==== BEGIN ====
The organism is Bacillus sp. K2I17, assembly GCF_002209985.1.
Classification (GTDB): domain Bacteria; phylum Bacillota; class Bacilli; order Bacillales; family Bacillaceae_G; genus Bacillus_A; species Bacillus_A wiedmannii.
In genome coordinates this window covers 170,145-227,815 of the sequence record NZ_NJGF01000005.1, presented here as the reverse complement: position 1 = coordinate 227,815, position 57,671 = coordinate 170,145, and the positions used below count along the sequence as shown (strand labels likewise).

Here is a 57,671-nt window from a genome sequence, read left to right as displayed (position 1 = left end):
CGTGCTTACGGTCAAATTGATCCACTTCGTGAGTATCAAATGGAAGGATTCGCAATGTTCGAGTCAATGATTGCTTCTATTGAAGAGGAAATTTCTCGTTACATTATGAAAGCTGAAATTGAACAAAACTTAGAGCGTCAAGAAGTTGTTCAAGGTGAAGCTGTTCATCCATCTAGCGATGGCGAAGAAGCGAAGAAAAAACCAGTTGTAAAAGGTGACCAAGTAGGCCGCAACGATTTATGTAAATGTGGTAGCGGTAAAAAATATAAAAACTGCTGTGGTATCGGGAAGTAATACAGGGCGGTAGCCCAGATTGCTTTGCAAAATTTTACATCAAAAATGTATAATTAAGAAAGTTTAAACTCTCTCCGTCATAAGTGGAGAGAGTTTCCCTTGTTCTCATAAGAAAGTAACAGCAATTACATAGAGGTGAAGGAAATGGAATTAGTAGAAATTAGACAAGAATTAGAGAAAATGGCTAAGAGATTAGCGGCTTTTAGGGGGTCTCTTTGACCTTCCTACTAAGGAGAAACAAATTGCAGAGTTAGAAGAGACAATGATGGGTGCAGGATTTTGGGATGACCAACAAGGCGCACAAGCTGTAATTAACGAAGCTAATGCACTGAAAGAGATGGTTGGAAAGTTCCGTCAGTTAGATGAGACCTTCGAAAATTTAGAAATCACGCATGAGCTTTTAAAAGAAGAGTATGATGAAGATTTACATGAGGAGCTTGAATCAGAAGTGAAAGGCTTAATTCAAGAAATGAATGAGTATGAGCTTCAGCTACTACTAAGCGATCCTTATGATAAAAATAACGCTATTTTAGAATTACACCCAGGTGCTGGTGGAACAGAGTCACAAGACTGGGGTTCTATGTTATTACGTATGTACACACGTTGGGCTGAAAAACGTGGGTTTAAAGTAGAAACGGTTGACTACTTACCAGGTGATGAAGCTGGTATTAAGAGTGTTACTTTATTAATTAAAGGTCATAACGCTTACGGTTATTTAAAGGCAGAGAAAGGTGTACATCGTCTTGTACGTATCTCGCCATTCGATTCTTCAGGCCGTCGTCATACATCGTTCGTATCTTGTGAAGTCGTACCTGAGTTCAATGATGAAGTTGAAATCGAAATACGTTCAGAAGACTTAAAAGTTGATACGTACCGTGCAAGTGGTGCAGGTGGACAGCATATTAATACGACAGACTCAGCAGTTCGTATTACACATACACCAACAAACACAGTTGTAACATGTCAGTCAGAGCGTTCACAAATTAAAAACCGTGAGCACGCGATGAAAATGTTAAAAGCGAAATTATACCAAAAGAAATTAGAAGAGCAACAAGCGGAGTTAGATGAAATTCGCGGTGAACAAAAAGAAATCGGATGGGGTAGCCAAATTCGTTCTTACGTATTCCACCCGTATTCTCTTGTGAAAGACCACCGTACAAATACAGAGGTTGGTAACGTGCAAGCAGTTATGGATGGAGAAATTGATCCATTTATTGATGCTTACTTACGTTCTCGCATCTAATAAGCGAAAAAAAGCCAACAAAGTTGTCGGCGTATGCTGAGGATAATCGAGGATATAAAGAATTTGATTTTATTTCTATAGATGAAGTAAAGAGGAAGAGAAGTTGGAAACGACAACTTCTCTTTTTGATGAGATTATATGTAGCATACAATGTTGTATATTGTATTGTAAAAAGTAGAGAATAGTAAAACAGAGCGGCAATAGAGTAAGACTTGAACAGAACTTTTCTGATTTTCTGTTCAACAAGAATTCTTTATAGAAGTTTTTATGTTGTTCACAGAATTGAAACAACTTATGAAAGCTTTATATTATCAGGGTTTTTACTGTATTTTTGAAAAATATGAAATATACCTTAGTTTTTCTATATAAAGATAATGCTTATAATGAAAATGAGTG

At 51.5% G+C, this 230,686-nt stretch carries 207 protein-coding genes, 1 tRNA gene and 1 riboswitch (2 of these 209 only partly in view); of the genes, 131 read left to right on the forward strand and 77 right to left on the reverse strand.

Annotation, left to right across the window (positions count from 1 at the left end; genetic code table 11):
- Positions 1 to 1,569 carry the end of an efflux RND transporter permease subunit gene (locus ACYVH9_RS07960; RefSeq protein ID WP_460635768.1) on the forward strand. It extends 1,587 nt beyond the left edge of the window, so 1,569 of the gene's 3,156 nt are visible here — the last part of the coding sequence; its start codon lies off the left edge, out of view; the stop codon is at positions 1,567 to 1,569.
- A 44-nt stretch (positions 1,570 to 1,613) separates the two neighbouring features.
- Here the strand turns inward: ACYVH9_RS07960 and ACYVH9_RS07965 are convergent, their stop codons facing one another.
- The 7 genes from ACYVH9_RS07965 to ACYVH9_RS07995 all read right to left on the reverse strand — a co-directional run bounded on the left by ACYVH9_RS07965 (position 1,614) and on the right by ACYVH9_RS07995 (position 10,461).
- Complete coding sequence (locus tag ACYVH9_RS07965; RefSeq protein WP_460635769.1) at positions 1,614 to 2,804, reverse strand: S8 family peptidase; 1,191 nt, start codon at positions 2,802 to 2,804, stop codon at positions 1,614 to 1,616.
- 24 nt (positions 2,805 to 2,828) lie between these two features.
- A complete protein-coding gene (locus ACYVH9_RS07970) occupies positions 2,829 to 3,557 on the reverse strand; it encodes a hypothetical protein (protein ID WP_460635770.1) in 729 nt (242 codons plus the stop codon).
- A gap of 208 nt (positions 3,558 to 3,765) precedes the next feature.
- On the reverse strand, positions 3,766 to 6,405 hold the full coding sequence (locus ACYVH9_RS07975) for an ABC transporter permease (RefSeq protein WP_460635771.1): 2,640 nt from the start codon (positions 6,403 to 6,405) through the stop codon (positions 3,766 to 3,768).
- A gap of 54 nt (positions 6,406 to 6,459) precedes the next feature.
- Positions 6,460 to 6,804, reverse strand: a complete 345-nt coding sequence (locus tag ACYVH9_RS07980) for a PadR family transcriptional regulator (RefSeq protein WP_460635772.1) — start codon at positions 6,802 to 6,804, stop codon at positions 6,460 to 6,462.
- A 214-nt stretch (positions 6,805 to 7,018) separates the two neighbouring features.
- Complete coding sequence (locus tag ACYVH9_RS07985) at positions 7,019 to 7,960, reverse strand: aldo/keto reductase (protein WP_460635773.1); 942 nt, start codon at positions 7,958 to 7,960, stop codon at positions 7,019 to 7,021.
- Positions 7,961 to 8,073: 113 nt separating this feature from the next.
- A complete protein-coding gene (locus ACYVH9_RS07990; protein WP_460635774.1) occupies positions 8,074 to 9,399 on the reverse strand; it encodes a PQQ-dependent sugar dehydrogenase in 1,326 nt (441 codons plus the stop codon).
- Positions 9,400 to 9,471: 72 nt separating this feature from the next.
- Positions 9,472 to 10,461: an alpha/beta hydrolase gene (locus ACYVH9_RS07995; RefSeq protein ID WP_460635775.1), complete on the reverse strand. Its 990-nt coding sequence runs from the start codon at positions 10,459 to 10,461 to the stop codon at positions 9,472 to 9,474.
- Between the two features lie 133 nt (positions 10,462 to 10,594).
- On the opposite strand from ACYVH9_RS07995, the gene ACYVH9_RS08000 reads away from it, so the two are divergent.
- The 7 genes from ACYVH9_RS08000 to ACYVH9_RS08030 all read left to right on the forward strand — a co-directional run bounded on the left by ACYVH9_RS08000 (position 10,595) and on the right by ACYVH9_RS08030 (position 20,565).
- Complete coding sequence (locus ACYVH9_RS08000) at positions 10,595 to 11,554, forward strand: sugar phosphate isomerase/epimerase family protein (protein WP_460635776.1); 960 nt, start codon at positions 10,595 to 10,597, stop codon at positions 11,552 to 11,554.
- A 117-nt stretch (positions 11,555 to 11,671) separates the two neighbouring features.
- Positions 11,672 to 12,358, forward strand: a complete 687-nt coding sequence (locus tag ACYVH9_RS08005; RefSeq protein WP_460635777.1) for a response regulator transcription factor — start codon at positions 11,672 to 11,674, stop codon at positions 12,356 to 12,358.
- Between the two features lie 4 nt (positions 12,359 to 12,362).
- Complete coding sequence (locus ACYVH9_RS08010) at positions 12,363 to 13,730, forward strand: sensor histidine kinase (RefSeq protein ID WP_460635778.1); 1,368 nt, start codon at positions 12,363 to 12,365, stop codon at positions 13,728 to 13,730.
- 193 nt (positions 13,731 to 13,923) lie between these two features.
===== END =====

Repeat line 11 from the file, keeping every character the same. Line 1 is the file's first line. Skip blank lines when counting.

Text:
- The 7 genes from ACYVH9_RS07965 to ACYVH9_RS07995 all read right to left on the reverse strand — a co-directional run bounded on the left by ACYVH9_RS07965 (position 1,614) and on the right by ACYVH9_RS07995 (position 10,461).